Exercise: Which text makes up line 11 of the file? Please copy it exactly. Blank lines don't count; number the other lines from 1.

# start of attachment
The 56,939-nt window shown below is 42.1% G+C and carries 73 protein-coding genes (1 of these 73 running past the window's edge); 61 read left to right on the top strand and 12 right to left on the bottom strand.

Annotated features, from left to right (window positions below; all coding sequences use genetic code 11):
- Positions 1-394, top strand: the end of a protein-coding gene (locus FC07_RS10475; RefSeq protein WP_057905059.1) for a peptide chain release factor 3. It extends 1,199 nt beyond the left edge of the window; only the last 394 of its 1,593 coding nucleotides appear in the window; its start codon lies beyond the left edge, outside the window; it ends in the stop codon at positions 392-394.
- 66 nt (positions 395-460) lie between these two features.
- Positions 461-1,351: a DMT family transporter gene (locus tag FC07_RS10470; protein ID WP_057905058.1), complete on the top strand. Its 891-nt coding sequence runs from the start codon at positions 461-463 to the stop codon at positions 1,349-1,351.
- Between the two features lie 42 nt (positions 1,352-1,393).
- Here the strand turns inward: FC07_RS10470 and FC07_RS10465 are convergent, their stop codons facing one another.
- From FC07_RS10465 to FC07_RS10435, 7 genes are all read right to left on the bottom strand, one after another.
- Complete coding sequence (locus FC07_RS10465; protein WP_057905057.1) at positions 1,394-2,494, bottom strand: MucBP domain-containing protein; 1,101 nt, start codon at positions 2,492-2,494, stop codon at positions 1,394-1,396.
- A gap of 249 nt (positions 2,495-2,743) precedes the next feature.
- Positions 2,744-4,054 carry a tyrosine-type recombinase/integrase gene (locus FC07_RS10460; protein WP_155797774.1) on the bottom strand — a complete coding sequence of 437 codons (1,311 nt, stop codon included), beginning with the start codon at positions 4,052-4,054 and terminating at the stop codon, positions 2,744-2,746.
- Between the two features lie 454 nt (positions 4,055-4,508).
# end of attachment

- Positions 2,744-4,054 carry a tyrosine-type recombinase/integrase gene (locus FC07_RS10460; protein WP_155797774.1) on the bottom strand — a complete coding sequence of 437 codons (1,311 nt, stop codon included), beginning with the start codon at positions 4,052-4,054 and terminating at the stop codon, positions 2,744-2,746.